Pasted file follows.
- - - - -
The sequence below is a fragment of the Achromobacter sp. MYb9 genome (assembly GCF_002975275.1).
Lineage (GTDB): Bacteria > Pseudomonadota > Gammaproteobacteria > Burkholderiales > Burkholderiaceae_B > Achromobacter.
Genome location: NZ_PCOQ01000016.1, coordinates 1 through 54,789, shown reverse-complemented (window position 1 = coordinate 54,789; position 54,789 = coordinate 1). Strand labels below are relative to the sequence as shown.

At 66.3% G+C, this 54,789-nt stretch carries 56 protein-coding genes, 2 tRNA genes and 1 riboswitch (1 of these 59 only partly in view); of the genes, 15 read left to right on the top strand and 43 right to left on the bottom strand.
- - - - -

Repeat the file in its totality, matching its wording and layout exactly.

The sequence below is a fragment of the Achromobacter sp. MYb9 genome (assembly GCF_002975275.1).
Lineage (GTDB): Bacteria > Pseudomonadota > Gammaproteobacteria > Burkholderiales > Burkholderiaceae_B > Achromobacter.
Genome location: NZ_PCOQ01000016.1, coordinates 1 through 54,789, shown reverse-complemented (window position 1 = coordinate 54,789; position 54,789 = coordinate 1). Strand labels below are relative to the sequence as shown.

At 66.3% G+C, this 54,789-nt stretch carries 56 protein-coding genes, 2 tRNA genes and 1 riboswitch (1 of these 59 only partly in view); of the genes, 15 read left to right on the top strand and 43 right to left on the bottom strand.